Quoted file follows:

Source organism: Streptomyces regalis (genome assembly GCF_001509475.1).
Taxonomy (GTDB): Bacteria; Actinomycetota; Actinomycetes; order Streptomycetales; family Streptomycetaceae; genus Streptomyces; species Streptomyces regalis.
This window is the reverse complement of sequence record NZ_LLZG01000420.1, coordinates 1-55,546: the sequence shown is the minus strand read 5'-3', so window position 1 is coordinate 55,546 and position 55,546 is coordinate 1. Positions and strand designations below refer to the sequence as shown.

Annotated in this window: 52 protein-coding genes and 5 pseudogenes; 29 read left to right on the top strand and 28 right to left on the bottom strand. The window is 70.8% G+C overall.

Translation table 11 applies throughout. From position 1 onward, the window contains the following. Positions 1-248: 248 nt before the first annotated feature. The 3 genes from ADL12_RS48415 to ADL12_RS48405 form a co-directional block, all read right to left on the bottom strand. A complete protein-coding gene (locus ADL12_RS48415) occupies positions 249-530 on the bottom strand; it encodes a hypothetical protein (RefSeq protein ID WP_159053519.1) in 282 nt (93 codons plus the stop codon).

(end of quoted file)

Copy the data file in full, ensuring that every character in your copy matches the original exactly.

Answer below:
Source organism: Streptomyces regalis (genome assembly GCF_001509475.1).
Taxonomy (GTDB): Bacteria; Actinomycetota; Actinomycetes; order Streptomycetales; family Streptomycetaceae; genus Streptomyces; species Streptomyces regalis.
This window is the reverse complement of sequence record NZ_LLZG01000420.1, coordinates 1-55,546: the sequence shown is the minus strand read 5'-3', so window position 1 is coordinate 55,546 and position 55,546 is coordinate 1. Positions and strand designations below refer to the sequence as shown.

Annotated in this window: 52 protein-coding genes and 5 pseudogenes; 29 read left to right on the top strand and 28 right to left on the bottom strand. The window is 70.8% G+C overall.

Translation table 11 applies throughout. From position 1 onward, the window contains the following. Positions 1-248: 248 nt before the first annotated feature. The 3 genes from ADL12_RS48415 to ADL12_RS48405 form a co-directional block, all read right to left on the bottom strand. A complete protein-coding gene (locus ADL12_RS48415) occupies positions 249-530 on the bottom strand; it encodes a hypothetical protein (RefSeq protein ID WP_159053519.1) in 282 nt (93 codons plus the stop codon).